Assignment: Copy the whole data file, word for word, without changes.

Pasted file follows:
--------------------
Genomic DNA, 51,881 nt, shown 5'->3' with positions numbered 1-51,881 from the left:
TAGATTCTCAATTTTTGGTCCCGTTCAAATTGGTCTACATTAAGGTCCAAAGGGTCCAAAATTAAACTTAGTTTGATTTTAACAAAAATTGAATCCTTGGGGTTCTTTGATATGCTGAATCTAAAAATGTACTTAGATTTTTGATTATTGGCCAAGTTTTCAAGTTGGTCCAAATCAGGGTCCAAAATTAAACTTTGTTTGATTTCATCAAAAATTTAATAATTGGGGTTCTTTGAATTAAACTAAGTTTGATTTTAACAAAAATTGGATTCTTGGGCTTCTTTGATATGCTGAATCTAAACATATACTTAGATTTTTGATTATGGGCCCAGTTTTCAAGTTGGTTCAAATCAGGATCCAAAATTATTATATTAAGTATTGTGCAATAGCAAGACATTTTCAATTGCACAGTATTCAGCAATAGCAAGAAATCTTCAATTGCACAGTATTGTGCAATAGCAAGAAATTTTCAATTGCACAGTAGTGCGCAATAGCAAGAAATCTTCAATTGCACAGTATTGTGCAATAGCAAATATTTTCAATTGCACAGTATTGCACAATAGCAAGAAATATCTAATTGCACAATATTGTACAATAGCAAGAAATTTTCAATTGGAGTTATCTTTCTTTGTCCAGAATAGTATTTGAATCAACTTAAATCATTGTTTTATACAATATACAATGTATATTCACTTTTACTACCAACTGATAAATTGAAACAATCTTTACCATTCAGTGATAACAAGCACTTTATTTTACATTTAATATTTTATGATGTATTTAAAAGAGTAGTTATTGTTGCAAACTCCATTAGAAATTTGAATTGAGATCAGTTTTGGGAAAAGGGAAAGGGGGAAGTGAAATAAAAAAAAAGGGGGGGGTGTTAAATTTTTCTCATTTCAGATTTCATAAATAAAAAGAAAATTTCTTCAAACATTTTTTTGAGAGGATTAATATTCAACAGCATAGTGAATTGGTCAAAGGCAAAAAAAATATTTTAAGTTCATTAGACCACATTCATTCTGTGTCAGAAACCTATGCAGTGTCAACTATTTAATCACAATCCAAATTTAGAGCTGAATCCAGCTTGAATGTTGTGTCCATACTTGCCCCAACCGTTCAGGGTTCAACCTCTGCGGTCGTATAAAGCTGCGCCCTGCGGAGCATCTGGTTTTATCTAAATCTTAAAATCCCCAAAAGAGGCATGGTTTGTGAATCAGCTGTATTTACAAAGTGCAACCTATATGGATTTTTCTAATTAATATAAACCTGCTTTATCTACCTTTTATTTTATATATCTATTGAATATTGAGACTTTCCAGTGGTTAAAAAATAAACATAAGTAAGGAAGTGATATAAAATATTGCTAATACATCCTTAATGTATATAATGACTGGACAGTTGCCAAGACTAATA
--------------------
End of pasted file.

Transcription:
Genomic DNA, 51,881 nt, shown 5'->3' with positions numbered 1-51,881 from the left:
TAGATTCTCAATTTTTGGTCCCGTTCAAATTGGTCTACATTAAGGTCCAAAGGGTCCAAAATTAAACTTAGTTTGATTTTAACAAAAATTGAATCCTTGGGGTTCTTTGATATGCTGAATCTAAAAATGTACTTAGATTTTTGATTATTGGCCAAGTTTTCAAGTTGGTCCAAATCAGGGTCCAAAATTAAACTTTGTTTGATTTCATCAAAAATTTAATAATTGGGGTTCTTTGAATTAAACTAAGTTTGATTTTAACAAAAATTGGATTCTTGGGCTTCTTTGATATGCTGAATCTAAACATATACTTAGATTTTTGATTATGGGCCCAGTTTTCAAGTTGGTTCAAATCAGGATCCAAAATTATTATATTAAGTATTGTGCAATAGCAAGACATTTTCAATTGCACAGTATTCAGCAATAGCAAGAAATCTTCAATTGCACAGTATTGTGCAATAGCAAGAAATTTTCAATTGCACAGTAGTGCGCAATAGCAAGAAATCTTCAATTGCACAGTATTGTGCAATAGCAAATATTTTCAATTGCACAGTATTGCACAATAGCAAGAAATATCTAATTGCACAATATTGTACAATAGCAAGAAATTTTCAATTGGAGTTATCTTTCTTTGTCCAGAATAGTATTTGAATCAACTTAAATCATTGTTTTATACAATATACAATGTATATTCACTTTTACTACCAACTGATAAATTGAAACAATCTTTACCATTCAGTGATAACAAGCACTTTATTTTACATTTAATATTTTATGATGTATTTAAAAGAGTAGTTATTGTTGCAAACTCCATTAGAAATTTGAATTGAGATCAGTTTTGGGAAAAGGGAAAGGGGGAAGTGAAATAAAAAAAAAGGGGGGGGTGTTAAATTTTTCTCATTTCAGATTTCATAAATAAAAAGAAAATTTCTTCAAACATTTTTTTGAGAGGATTAATATTCAACAGCATAGTGAATTGGTCAAAGGCAAAAAAAATATTTTAAGTTCATTAGACCACATTCATTCTGTGTCAGAAACCTATGCAGTGTCAACTATTTAATCACAATCCAAATTTAGAGCTGAATCCAGCTTGAATGTTGTGTCCATACTTGCCCCAACCGTTCAGGGTTCAACCTCTGCGGTCGTATAAAGCTGCGCCCTGCGGAGCATCTGGTTTTATCTAAATCTTAAAATCCCCAAAAGAGGCATGGTTTGTGAATCAGCTGTATTTACAAAGTGCAACCTATATGGATTTTTCTAATTAATATAAACCTGCTTTATCTACCTTTTATTTTATATATCTATTGAATATTGAGACTTTCCAGTGGTTAAAAAATAAACATAAGTAAGGAAGTGATATAAAATATTGCTAATACATCCTTAATGTATATAATGACTGGACAGTTGCCAAGACTAATA